But Sessa knows he has his work cut out for him. Bradshaw has raised nearly $300,000. Freeman has raised just $14,000 and Thompson nothing.

“I was told by two political advisers that I’m going to need $300,000 to beat Ric Bradshaw,” he said.

He doesn’t have that kind of money. But, he said, “I have a plan. I have a good team of people laid out.”

 

 

 

 

PBSO investigating release of confidential law enforcement addresses

Former Palm Beach County Sheriff's deputy Mark Dougan, second from right, in Russia. (Photo courtesy of Mark Dougan)
Former Palm Beach County Sheriff’s deputy Mark Dougan, second from right, in Russia. (Photo courtesy of Mark Dougan)

The Palm Beach County Sheriff’s Office is investigating how the home addresses of thousands of officers, prosecutors, judges and others were released online over the weekend.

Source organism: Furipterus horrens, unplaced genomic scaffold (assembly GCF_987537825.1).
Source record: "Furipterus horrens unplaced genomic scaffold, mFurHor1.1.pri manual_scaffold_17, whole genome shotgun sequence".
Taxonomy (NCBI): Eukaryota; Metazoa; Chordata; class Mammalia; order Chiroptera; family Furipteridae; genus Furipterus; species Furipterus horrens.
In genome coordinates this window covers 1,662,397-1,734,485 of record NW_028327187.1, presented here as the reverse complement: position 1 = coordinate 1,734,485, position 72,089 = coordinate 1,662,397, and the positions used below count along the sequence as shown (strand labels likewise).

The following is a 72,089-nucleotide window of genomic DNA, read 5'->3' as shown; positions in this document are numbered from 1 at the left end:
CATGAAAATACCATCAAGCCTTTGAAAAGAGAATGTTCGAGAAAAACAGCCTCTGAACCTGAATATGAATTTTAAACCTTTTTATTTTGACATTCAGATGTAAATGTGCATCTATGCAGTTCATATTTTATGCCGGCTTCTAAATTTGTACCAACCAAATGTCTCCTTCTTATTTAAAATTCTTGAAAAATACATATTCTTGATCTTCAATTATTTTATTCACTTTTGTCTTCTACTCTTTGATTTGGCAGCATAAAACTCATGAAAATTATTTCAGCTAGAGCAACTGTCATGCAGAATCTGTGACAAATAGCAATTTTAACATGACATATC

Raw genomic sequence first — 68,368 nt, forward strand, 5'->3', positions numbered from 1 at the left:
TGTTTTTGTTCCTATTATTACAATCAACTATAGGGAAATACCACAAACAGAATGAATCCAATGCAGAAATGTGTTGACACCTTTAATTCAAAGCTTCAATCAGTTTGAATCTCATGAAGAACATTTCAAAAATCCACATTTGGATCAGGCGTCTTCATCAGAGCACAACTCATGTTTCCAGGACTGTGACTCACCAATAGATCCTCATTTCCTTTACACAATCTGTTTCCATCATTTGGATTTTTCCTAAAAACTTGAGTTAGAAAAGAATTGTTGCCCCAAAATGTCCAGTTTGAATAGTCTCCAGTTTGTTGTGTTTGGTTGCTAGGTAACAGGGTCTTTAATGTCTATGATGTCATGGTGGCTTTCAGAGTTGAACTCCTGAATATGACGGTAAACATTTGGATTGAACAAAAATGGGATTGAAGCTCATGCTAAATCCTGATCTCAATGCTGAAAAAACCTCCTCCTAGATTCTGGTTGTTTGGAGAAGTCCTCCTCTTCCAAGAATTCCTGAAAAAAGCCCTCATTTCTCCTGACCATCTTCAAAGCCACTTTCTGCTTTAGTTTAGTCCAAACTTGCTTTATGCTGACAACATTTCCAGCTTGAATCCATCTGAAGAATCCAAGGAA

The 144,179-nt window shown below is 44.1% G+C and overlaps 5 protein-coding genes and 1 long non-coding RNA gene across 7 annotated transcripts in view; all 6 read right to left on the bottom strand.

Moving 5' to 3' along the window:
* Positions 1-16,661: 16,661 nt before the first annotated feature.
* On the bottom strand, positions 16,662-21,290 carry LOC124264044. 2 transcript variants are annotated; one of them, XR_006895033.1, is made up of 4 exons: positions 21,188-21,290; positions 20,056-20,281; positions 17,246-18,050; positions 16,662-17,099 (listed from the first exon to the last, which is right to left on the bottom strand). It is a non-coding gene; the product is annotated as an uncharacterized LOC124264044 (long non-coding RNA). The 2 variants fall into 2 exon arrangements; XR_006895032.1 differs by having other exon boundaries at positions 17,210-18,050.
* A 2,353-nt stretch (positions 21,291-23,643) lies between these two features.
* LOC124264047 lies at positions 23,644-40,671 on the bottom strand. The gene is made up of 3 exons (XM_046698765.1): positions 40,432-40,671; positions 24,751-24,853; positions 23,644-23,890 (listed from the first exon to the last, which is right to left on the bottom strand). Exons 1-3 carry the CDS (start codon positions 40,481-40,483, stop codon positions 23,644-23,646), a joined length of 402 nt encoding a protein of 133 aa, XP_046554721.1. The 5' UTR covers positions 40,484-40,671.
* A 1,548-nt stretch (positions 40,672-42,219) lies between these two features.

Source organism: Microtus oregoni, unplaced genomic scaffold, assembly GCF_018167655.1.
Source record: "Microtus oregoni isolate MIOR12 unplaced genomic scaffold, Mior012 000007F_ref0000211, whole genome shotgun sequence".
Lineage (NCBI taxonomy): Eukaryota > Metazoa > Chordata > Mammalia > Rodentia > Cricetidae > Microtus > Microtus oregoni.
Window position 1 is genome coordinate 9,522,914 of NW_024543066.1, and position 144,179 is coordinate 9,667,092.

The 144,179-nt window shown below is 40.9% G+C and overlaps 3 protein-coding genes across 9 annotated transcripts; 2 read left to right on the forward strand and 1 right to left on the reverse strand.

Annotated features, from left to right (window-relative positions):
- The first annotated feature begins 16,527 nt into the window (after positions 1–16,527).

The addresses are redacted from the county Property Appraiser’s website at the request of police and prosecutors, but friends of a former sheriff’s deputy with a grudge against the agency obtained the information and posted it online.

It includes nearly 3,600 names and addresses of local and federal judges and prosecutors, FBI agents and officers from many local police departments. It also lists addresses of facilities that house victims of domestic violence.

The Palm Beach Post is not naming the site or linking to it because of the sensitive nature of the records.

How the information ended up online is a mystery. Pat Poston, the property appraiser’s director of exemption services, which handles requests by police to redact their home addresses, said county information technology specialists said no one had hacked the property appraiser’s database.

“We’ve been contacted by the sheriff’s office,” Poston said. “They are beginning an investigation.”